Sport AFL Better than ever: The miracle of Saint Nick
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Better than ever: The miracle of Saint Nick

Nick Riewoldt
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Nick Riewoldt and I, we’ve been through a lot.

After the collarbone, the bumps, the tunnelling, the ‘cultural problems’ (read: abhorrent behaviour by his clubmates), the slow exodus of his peers, the knee, the knee again, and of course the Grand Finals, this Saints supporter wouldn’t have begrudged Saint Nick if he’d eased up on the throttle and settled into a role as full-time Spiritual LeaderTM, a ghost of a footballer drifting around on one good knee, being vaguely inspirational.

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Young Riewoldt. Photo: Getty

Anyone that’s seen him in action, though, knows that Riewoldt’s throttle has always been jammed in the ‘full’ setting.

Along with Gary Ablett, he has been the best player in the competition this year, with only a subdued performance in the Saints’ Round 4 thrashing by Adelaide blotting his copybook.

On Saturday against Essendon, he was simply outstanding, blowing up Michael Hurley on the lead, taking vital contested grabs, and working tirelessly to provide options for his young teammates. To top it all off, his goalkicking, for so long an Achilles heel, was clinical, bringing a return of 5.1.

Where Matthew Pavlich can resemble a cyborg, and Jonathan Brown resembles an oak tree, Riewoldt is all too fallible, a heart-on-sleeve Greek tragedy masquerading as a footballer.

So why are we acting like this is some new phenomenon? Has Riewoldt’s standing suffered from the routine nature of his excellence? As a St Kilda fan, I’ve seen this guy week in, week out for over a decade, racking up the disposals of an unaccountable half-back, the mileage of a Mo Farah, and of course the dominant aerial presence of an elite key forward.

I’m grateful for having seen an all-time great plying his trade, but in all honesty, his consistency can sometimes get vaguely tedious – it’s like eating sirloin for breakfast, lunch and dinner.

Well, I guess I’d forgotten how much I like sirloin. Perhaps it’s only now, with a dodgy knee, past 30, and still holding down the most physically demanding position on the field, that I’m appreciating how remarkable his footballing feats really are, simply because at this age, and in this team, they simply cannot be taken for granted.

He has been one of the competition’s dominant forwards for most of his 14 seasons, but no-one has ever accused him of making it look easy. When he finally pouches a chest mark after one of those long, Homeric leads of his, he looks absolutely spent.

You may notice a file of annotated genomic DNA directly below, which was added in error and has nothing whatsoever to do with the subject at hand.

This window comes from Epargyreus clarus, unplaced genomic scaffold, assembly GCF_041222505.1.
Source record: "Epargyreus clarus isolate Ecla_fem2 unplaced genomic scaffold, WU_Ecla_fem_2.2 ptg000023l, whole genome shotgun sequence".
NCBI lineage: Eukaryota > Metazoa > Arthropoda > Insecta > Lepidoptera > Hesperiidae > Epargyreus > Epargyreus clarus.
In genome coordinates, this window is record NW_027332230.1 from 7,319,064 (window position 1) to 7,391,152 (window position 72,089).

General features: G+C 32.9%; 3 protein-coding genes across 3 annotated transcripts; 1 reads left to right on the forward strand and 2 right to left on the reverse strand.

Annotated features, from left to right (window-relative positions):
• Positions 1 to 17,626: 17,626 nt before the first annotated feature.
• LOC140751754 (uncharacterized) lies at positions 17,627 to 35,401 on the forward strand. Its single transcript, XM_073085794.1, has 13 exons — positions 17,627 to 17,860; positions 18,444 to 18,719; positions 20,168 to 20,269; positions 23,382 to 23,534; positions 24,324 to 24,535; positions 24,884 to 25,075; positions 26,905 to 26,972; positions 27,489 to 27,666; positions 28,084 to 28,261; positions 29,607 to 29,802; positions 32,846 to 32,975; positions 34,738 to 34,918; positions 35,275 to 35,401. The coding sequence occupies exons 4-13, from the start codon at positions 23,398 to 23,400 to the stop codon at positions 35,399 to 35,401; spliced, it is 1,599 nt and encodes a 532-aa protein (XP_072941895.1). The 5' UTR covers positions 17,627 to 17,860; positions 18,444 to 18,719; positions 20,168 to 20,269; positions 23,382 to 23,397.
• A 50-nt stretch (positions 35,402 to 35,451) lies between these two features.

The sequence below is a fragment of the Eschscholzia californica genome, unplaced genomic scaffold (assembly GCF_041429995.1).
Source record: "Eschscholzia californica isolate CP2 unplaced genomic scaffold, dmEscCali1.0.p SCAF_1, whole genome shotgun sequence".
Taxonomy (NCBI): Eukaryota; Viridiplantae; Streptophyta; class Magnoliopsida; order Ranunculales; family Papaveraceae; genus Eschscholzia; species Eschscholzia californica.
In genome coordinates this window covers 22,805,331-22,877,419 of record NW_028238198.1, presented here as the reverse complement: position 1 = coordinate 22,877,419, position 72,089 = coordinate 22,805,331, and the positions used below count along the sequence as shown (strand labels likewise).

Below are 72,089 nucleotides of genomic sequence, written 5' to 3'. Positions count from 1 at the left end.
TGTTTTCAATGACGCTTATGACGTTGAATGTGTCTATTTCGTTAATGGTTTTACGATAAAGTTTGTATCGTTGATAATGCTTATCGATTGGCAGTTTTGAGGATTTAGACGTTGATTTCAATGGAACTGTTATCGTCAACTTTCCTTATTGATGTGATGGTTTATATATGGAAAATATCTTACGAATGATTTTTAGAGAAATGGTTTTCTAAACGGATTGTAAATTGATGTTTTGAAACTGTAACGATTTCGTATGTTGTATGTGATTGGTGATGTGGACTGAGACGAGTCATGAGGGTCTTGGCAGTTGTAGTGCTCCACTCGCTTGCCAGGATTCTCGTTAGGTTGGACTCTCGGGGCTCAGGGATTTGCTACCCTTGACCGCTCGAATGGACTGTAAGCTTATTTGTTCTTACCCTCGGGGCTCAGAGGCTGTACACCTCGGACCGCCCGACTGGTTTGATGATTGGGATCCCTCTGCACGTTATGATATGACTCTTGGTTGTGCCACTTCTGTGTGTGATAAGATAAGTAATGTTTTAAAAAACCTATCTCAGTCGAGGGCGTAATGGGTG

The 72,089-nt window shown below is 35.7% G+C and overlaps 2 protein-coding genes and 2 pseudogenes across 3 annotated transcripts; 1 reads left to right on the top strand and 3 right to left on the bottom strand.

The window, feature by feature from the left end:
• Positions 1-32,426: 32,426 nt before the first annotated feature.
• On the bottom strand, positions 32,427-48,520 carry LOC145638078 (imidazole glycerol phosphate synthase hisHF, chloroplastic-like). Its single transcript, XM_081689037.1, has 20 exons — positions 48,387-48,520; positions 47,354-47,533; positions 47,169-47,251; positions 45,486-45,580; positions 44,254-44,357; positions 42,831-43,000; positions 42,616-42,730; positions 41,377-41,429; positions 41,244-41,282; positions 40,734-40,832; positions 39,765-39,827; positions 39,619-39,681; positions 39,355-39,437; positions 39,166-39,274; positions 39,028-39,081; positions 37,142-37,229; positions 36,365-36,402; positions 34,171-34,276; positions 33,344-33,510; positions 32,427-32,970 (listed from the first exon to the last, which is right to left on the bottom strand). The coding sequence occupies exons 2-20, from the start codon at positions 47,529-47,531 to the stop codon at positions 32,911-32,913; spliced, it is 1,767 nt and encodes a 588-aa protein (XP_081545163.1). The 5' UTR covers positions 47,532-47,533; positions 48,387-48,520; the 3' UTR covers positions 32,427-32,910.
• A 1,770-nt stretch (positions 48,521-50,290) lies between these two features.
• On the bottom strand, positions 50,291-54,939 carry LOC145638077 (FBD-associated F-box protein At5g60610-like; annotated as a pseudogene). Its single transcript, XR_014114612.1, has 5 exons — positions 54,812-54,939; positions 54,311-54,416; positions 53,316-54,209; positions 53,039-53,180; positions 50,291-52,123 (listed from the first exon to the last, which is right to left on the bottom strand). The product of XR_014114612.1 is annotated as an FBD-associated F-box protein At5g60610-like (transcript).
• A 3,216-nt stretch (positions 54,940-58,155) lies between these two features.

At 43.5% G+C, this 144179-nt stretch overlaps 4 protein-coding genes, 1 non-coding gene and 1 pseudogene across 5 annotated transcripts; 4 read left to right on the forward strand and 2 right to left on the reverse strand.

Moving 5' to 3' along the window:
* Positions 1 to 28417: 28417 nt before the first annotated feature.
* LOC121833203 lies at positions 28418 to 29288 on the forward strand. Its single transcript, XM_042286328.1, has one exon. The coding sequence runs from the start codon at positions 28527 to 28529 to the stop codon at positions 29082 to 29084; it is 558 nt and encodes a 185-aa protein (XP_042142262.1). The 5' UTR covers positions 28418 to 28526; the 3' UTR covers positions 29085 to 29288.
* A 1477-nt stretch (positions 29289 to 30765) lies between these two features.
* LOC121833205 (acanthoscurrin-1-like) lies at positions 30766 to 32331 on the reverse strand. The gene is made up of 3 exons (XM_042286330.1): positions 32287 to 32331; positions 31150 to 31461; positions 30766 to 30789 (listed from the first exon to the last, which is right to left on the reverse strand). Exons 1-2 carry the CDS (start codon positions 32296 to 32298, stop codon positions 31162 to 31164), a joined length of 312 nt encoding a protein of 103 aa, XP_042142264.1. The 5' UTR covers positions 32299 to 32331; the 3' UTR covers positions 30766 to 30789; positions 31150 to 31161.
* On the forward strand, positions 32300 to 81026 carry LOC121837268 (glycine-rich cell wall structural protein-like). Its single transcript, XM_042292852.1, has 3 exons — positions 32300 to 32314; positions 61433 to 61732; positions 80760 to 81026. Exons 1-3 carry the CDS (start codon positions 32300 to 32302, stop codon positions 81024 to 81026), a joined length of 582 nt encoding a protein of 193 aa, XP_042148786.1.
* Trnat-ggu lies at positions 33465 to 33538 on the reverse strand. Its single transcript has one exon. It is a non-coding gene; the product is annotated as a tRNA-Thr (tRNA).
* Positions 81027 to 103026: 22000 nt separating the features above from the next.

When he goes up for a soaring contested mark, you fear that he’ll be snapped in half like a Teutonic twig – countless times, he’s come perilously close.

Where Matthew Pavlich can resemble a cyborg, and Jonathan Brown resembles an oak tree, Riewoldt is all too fallible, a heart-on-sleeve Greek tragedy masquerading as a footballer.

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Old Riewoldt. Photo: Getty

Since Fraser Gehrig’s retirement, he’s had to carry a huge workload as the go-to attacking target, not to mention the weight of expectation that all clubs, and especially a star-crossed club like St Kilda, tend to bestow upon their champion. He’s even had to deal with Kosi’s dodgy spatial awareness, too.

His ability to work through pain and exhaustion has helped to redefine the AFL’s definition of competitive courage, though, and perhaps that’s what has been so heartening about his performances this season: the Saints are well into a bottom-up rebuild, and he continues to play every game like it’s his last.

His numbers and his influence have been impressive as usual, but his leadership, which has always been strong, has risen to another level.

When he finally pouches a chest mark after one of those long, Homeric leads of his, he looks absolutely spent.

In a young side with a lot of dash but without much composure and know-how, he has thrown himself into the task of providing an example.

Watch him anticipate a hurried clearing kick by a nervous teammate and make it look intentional. Watch him leave Rhys Stanley one out to have a crack at this key forward caper, before choosing the right moment to charge back and show him exactly how it’s done. As a captain, he has been both a shepherd and a benchmark, exactly the figure that a young side needs.

It’ll be a sad day when he finally donates that knee of his to science, but we’ve been grateful to have him – maybe not as grateful as we should have been.